The move (Part 1)
The entrepreneurial journey is not without its challenges. At the end of 2016, after a series of reflections. I made the difficult decision to let my team go. It was only fair as I felt everything I had done to keep the business afloat was futile. Later that afternoon, on the 27th of December, I checked into Clear Essence California Spa and Wellness Resort in Ikoyi. I booked a room and got my usual deep-tissue massage. I remember driving myself through the Lagos traffic to Ikoyi with bulgy red eyes, thinking this entrepreneurship thing was not for the faint-hearted. I got there and sank the pillow in my tears. I cried for three days straight. Whilst you are wondering why the tears, deep down in me, I was mourning the vision, the sacrifices and the projections I had for this baby I had nurtured from ground zero to where it was. How do I walk away without feeling like a failure? Should I hold longer, or should I not? What options are available to me as someone who has spent a better part of her career on her entrepreneurial journey?
For the rest of my time at the resort, I read one of the books I had packed in my luggage, 'A Woman after God's own heart by Elizabeth George'. The book provided a cushioning effect, a kind of peace that let me want to live a day at a time and see beyond the turbulence of running a small business in a volatile environment like Nigeria's. The challenges certainly didn't fly away, but I did start to take on issues one day at a time.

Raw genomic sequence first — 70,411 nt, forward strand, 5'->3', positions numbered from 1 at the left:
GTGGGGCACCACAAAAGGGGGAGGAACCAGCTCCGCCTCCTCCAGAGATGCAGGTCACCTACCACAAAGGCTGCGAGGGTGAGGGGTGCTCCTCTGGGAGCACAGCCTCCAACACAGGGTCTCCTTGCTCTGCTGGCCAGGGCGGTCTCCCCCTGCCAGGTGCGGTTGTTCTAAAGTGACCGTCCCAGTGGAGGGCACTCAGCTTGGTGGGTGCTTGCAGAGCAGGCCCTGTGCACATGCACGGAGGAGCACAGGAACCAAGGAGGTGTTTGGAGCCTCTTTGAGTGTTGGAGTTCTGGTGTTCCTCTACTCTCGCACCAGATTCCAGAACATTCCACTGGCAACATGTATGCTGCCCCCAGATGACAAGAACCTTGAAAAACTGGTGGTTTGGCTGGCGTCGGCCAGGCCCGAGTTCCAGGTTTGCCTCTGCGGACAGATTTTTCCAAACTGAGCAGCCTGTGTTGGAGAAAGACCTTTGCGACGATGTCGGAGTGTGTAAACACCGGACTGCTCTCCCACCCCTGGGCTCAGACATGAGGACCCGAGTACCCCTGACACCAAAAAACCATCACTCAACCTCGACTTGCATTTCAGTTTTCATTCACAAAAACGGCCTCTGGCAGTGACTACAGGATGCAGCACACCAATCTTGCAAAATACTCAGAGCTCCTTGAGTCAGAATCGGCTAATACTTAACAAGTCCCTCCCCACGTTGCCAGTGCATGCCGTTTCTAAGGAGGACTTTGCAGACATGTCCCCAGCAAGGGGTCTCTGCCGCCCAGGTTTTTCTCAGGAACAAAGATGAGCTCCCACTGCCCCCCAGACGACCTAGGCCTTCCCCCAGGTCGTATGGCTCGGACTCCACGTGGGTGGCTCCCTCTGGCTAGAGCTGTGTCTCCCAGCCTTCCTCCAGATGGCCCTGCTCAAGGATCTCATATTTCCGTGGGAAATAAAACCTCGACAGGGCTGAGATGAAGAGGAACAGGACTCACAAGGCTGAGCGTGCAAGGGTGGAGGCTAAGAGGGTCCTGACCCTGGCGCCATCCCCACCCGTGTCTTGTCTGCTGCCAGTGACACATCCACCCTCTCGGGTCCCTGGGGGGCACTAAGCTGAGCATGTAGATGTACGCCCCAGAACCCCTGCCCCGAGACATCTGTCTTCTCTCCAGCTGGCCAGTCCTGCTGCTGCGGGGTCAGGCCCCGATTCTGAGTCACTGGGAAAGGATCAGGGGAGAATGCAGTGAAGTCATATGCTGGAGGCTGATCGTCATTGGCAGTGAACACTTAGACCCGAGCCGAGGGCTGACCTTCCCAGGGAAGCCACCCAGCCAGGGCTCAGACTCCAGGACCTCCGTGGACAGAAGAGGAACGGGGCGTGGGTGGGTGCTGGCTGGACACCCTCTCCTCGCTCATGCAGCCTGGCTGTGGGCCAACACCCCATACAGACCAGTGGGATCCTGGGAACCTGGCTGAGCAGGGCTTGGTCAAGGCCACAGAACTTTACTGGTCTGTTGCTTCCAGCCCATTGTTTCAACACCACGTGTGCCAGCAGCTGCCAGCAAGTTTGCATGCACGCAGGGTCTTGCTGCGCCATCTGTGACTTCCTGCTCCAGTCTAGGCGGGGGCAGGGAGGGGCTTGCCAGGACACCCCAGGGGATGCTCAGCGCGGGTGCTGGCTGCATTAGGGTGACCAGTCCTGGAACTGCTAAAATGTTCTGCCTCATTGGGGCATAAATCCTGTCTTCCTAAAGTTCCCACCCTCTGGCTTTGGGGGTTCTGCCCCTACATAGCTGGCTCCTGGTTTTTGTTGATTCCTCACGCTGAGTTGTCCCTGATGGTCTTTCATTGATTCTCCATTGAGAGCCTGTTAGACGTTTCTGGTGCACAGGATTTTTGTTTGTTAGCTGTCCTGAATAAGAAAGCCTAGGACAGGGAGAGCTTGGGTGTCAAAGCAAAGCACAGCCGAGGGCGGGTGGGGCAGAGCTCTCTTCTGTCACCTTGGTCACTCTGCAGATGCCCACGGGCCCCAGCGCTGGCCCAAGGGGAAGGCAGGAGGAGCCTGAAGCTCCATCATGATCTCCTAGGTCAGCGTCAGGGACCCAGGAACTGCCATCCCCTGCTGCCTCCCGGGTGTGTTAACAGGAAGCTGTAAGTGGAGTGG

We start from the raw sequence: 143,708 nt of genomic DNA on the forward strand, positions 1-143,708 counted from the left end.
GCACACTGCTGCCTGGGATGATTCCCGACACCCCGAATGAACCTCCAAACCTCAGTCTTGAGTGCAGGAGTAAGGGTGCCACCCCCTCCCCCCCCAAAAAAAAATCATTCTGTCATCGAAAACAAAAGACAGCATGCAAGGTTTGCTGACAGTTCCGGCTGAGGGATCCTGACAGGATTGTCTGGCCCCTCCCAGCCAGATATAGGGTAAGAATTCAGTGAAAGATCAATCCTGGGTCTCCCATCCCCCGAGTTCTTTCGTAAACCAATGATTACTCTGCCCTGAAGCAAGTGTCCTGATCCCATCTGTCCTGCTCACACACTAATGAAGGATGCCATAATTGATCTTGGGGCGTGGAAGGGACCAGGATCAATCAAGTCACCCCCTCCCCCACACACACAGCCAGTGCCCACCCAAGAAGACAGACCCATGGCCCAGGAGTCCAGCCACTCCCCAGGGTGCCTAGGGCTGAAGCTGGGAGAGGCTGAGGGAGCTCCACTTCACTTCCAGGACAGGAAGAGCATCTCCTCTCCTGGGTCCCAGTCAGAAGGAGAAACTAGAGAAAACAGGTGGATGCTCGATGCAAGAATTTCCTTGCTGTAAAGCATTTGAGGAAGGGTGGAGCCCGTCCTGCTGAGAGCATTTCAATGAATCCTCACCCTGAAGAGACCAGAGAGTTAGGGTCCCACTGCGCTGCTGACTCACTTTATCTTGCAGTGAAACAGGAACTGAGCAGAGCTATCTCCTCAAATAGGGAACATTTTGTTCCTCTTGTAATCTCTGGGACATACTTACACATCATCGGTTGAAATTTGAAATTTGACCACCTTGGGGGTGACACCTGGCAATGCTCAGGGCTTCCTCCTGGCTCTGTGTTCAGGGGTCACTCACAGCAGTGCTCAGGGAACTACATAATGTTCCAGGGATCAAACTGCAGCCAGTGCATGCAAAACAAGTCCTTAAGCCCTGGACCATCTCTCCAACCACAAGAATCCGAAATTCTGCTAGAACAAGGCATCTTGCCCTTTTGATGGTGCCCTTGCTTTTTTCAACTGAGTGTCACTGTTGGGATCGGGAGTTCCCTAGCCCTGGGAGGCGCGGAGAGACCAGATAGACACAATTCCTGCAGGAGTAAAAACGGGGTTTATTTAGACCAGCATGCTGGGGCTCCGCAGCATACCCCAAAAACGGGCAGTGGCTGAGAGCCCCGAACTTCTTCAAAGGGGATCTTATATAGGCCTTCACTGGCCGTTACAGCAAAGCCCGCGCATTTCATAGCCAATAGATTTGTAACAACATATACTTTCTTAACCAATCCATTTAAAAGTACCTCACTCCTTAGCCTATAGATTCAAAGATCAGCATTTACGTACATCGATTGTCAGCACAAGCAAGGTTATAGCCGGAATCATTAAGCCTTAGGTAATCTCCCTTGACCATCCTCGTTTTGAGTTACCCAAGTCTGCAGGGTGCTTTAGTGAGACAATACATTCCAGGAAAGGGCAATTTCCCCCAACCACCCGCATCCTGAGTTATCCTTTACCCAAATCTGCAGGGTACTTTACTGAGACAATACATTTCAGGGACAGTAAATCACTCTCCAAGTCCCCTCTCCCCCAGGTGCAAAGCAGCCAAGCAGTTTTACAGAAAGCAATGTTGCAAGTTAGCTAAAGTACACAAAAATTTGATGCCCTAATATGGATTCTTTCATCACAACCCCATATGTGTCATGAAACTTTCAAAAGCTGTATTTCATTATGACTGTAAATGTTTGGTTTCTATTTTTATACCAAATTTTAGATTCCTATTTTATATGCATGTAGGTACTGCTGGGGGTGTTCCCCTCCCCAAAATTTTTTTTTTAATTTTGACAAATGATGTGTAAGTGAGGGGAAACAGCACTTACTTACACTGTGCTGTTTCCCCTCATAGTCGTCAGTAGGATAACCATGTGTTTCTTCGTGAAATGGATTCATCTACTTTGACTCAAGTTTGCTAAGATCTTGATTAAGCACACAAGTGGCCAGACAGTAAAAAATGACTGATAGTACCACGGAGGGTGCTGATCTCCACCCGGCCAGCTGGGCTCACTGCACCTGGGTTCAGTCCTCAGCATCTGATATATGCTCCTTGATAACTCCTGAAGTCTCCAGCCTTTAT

I decided to visit the United States; the purpose was to establish RedViolet Company as an international brand. I attended the HighPoint Market Fair in Charlotte, North Carolina. I envisaged using the dropshipping model while creating a similar e-commerce platform in Nigeria. I applied for the Stripe Atlas program for Inc. registration to have RedViolet registered as an American entity and receive payments through the Stripe platform. I had everything figured out until Stripe Atlas came bearing bad news that we did not pass the KYC risk assessment test, despite qualifying via a competitional assessment. They declined because they won't provide the support that was part of the package to set up the US-based entity; this included access to a bank account and credit card. That vision was again dashed.
At this point, I knew the Nigerian market was nothing to write home about. The projections indicated a dwindling revenue year on year, plus the upper-middle-class market, our audience, consistently lost their buying power at the time. Later that year, I left for the UK. I was there for four months, from September 2017 to January 2018, thinking of the next steps. I knew if I couldn't keep the business, at least I could save myself. I considered personal development. Getting a master's or PhD will push the frontiers of my capabilities and make me commercially competitive. I also joined various startup ecosystems and conceptualised the idea of a DIY home furnishing app. This was the beginning of the era I call the Move.